Last week in Dublin, leading academics, policy makers and NGOs gathered at Iveagh House at an event hosted by the Royal Irish Academy to examine how Ireland’s new foreign policy ‘Global Island’ can be translated into practice.
There is a lot good about the new policy. On first glance, many NGOs will be very happy. The themes of inequality, poverty and climate change figure prominently. The values expressed in the first half of the policy are ones which any human rights advocate would welcome, particularly against an international context where human rights are increasingly under attack. Ireland remains committed to core values of fairness, justice, security and sustainability. It commits to standing up for human rights, civil society space and promoting greater gender equality. The country’s enduring commitment to multilateralism, particularly to the UN is re-stated, as is its’ intention to stand for the UN Security Council for 2021-22. Reference is made to the Government’s commitment to the UN target of giving 0.7% of GNI in overseas aid, but unfortunately no timeframe for achieving this forty year old target is included.
On closer reading, however, the striking thing about this new policy is the disconnect between the sections on ‘our values’ and ‘our prosperity’. The sections might well have been written by different people. Whilst the re-statement of values is essential – as it states how we want to be seen in the world – there is a chasm with the main thrust of the document, which relates to economic growth, investment, trade and exports. There is an assumption that these areas somehow stand outside the values framework elaborated previously. The entire focus of the second part of the policy is focused on how invigorated economic diplomacy, including through marketing our national day, can generate prosperity for Ireland.
Within this entire section, there is a complete absence of any reference to values and to the need for policy coherence if we are to address that fact that much of our prosperity is still built on the backs of the poor – and the planet. The section, for example, talks about more integrated and skilled economic diplomacy – but has no mention of human rights and the importance of not compromising principles outlined in the ‘our values’ section in the quest for greater trade and investment.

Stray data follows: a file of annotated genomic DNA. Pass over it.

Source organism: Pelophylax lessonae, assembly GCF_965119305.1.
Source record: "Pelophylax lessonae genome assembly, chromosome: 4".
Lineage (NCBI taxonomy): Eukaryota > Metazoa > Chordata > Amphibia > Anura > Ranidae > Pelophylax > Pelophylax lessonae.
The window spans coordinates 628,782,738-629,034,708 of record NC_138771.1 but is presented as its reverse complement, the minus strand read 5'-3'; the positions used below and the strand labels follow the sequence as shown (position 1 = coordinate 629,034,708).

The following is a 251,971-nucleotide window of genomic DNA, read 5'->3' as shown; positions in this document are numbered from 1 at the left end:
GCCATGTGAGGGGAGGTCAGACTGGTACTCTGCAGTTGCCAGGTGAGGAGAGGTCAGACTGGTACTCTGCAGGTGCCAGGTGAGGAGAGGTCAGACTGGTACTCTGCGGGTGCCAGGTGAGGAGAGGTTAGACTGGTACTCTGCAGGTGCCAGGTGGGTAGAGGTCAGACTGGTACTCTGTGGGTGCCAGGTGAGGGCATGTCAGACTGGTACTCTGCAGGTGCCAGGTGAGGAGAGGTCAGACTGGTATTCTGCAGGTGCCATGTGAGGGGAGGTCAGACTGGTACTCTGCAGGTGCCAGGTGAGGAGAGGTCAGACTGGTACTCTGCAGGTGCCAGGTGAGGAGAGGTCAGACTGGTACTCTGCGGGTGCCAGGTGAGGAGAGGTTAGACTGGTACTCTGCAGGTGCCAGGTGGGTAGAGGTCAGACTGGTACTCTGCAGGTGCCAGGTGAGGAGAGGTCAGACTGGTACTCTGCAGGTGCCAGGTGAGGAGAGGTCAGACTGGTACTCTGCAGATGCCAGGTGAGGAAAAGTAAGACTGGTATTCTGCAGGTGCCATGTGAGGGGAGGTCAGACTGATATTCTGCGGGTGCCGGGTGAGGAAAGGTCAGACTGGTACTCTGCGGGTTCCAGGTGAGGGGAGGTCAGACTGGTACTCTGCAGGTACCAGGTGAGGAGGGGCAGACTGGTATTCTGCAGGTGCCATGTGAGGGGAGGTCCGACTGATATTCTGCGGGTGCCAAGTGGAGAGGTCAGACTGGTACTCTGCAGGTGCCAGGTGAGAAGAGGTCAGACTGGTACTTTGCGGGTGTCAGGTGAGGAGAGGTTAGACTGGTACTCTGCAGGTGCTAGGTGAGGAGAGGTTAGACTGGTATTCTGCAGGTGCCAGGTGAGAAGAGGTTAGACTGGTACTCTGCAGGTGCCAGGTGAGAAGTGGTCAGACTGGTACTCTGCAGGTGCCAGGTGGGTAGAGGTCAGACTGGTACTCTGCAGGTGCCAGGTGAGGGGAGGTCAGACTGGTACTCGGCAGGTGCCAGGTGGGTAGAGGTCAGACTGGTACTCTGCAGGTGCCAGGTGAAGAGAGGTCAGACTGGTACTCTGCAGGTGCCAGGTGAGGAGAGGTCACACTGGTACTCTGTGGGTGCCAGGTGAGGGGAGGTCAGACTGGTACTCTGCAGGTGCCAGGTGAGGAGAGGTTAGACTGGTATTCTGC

Three flagship policy areas come into sharp relief in that respect: how Ireland’s corporation tax regime squares with our fairness values; how our expansionist agriculturalist policies around beef and dairy square with our sustainability values; how our trade missions square with our long-standing commitment to engage on human rights issues. Given the increasing influence of transnational finance over international governance structures, the chapter on the removal of barriers to trade, and the absence of values to govern this is extremely concerning. The reference to the Transatlantic Trade and Investment Partnership in the policy is very worrying indeed. It is pitched as simply a positive thing, with no reference to serious concerns from civil society, in particular regarding the inclusion of an ISDS mechanism, and implications for human rights and climate change mitigation.
The conclusion one has to draw is that there is perhaps an implicit acceptance of the view expressed by Minister Richard Bruton in his Irish Times article (23rd January 2014) in which he stated that ‘trade missions are not the place to raise human rights’ and that we do human rights in certain multilateral fora such as the UN Human Rights Council. Bilateral trade missions, even with unsavoury regimes, are not the place to argue about human rights. Irish jobs trump every other concern and value.
Values underpinning policy are critical – and the values at the core of this policy are the right ones. However, the litmus test of values, as was said at the President’s ethics initiative, is how they are integrated across policy and applied in the tough choices between policies. Credibility and coherence costs – but there can also be many co-benefits. There need to be clear accountability mechanisms to assess that process of translation. The commitments made on policy coherence for development laid out in the ‘One World, One Future’ development policy in 2013, which would increase transparency and accountability on such issues, have still not been acted on. The OECD highlighted this gap in its review of Irish Aid last year. There are two glimmers of hope in in terms of coherence commitments in the policy. The first is a cross-departmental committee on human rights. This committee has already met once – how the agenda of the committee is shaped and acted on remains to be seen. The second is a consultation around a National Action Plan on Business and Human Rights. Hopefully these initiatives will deliver.